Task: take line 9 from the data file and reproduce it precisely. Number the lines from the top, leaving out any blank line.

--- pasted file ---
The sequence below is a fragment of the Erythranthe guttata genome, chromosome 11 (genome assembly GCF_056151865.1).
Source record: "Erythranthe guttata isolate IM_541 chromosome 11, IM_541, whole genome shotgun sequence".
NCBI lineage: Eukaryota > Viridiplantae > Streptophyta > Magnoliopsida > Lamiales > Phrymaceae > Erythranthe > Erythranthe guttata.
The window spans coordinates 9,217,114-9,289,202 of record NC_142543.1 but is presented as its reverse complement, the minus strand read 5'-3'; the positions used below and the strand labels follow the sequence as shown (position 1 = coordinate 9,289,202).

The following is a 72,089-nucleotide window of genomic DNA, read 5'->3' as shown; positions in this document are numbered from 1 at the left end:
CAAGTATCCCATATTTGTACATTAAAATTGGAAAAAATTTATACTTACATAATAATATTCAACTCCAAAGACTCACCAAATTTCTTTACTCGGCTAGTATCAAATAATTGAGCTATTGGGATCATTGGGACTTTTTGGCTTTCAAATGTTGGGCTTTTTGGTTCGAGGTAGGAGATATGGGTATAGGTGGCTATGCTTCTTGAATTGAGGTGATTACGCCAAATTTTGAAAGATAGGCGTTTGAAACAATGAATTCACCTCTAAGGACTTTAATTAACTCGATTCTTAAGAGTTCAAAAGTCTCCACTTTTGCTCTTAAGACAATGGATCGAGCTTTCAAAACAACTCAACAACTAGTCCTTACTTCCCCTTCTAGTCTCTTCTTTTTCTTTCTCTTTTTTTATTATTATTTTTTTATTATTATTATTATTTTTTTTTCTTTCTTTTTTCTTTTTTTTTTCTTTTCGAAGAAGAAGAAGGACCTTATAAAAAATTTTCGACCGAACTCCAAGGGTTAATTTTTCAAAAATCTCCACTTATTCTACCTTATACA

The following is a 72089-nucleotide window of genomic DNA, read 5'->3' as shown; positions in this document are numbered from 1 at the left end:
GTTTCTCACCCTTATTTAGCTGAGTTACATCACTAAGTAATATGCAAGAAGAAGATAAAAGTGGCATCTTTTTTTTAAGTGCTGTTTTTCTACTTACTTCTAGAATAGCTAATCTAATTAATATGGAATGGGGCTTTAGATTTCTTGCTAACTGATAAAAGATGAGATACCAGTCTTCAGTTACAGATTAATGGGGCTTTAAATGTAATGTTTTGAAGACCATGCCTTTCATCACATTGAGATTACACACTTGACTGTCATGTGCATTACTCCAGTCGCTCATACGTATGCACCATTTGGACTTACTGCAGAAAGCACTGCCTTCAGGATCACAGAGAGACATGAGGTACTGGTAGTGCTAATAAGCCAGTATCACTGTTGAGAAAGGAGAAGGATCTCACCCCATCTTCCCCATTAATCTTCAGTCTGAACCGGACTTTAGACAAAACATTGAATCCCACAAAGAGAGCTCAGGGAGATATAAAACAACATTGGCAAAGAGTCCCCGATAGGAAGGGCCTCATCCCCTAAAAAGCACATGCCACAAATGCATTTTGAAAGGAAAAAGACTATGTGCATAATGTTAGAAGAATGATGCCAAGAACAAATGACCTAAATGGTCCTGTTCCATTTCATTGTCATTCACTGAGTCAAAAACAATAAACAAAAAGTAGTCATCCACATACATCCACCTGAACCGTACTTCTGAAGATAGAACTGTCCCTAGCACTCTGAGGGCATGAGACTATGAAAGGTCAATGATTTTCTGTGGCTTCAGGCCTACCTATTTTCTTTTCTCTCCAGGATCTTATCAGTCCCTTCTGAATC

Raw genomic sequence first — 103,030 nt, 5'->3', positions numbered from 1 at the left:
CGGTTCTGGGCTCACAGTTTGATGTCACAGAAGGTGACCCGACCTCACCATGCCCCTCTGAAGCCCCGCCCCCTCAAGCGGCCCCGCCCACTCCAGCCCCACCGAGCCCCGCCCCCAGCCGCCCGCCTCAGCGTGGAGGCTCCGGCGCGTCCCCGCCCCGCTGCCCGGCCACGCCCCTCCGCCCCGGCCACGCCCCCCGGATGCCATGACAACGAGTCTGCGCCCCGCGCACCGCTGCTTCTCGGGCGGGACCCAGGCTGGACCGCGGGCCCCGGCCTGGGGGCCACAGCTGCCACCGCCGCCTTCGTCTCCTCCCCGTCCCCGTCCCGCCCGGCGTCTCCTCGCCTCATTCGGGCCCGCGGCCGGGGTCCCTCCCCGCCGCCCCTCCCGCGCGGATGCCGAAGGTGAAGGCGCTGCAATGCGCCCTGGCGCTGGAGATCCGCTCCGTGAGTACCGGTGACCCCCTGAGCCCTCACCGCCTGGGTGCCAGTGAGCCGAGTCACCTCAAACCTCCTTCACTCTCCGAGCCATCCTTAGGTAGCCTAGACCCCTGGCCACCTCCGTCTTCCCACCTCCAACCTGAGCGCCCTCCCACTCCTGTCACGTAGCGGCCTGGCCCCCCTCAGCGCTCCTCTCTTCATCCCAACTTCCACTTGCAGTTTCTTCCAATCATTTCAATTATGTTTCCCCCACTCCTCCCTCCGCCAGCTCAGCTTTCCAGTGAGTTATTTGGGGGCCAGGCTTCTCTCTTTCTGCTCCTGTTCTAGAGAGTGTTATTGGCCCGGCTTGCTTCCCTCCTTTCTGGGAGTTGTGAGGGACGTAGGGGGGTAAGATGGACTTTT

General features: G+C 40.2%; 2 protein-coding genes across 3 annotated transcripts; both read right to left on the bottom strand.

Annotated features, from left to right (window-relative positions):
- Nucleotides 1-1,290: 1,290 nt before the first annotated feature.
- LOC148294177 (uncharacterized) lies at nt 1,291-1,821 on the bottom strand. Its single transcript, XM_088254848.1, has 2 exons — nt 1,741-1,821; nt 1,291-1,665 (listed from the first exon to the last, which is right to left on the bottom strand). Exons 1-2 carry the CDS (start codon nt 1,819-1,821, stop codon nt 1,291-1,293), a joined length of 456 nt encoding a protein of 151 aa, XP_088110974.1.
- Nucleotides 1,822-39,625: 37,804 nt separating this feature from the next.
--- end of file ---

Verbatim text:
Raw genomic sequence first — 103,030 nt, 5'->3', positions numbered from 1 at the left: